By Heather King - June 2011
Rincke, K. (2011). It’s rather like learning a language: Development of talk and conceptual understanding in mechanics lessons. International Journal of Science Education, 33(2), 229–258.
This study reports on how high school students use scientifically correct language to articulate the concept of ‘force’. Although the analysis is somewhat complex, the importance of this study is its research of how the students engage with scientific concepts and language, and moreover, how they use and apply it.
The study involved the analysis of talk from nine lessons in which students engaged with the concept of ‘force’. While teaching, the teacher encouraged the students to use the term ‘force’, scientifically. The students’ knowledge was then put to test by asking them to translate ‘everyday’ sentences into scientific language. The analysis of findings suggests that students faced a dilemma in using the term ‘force’ correctly. Either they sought to use the term correctly, whereby they forsook the topic under discussion, or they focused on communicating the discussion and ignored the need to explain force as an interaction of two objects.
The author points to a previous study in which the benefits of ‘content-first’ approach were reported (Brown and Ryoo, 2008). It argues that students need to become familiar with the content or concept before they appropriate the new language. However, as the author points out, in this case, ‘force’ already has an everyday meaning which may be ambiguous to students attempting to communicate new ideas. The author also notes that while the teacher repeatedly used force in a scientific way such that it became formulaic, the students did not appear to pick it up in the same way in which they would a formulaic phrase when learning a foreign language.
The theoretical section of the paper presents an interesting introduction to the role of language learning, in particular the notion of interlanguage (Selinker, 1972), that is, the language used by students before they fully appropriate its complexity. In the findings of this research, the author notes that students revert back and forth between scientific and everyday language – and thus acquire a form of ‘scientific interlanguage’.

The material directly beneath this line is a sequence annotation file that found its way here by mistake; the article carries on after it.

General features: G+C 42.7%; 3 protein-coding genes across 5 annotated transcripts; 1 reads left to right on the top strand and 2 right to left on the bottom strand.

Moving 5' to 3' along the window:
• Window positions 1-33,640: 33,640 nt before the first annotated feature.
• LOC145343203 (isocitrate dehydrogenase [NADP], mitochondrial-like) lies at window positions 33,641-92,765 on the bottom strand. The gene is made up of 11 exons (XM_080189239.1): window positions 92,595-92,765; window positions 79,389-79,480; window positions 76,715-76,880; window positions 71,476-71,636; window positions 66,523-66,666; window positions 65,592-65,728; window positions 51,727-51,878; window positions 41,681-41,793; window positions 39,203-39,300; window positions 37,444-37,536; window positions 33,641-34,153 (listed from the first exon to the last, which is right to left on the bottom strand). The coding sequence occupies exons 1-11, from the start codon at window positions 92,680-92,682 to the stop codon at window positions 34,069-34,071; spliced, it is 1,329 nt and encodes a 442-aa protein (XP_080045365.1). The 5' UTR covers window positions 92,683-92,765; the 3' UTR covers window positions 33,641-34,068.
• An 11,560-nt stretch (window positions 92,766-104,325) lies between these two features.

The author concludes that it is worth exploring the field of language-learning research as it opens up new ways of improving science learning. However, he also asserts that while some relationships exist, learning scientific language is not the same as learning a second language: ‘language learners are talking about commonplace events using a new language, science learners are talking about new and abstract fields of knowledge using a new and foreign language’ (p. 256).
In sum, this study highlights the importance of providing students with considerable time and support in order to understand new scientific concepts and also to acquire the appropriate language with which to talk about them. For ISE practitioners, this research suggests that activities aimed at helping students to use scientific terms confidently and correctly require an extended time frame and that single-shot workshops may not be sufficient.
Brown, B.A. & Ryoo, K. (2008). Teaching science as a language: A content-first approach to science teaching. Journal of Research in Science Teaching, 45(5), 529–553.
Selinker, L. (1972). Interlanguage. International Review of Applied Linguistics in Language Teaching, 10(3), 209–231.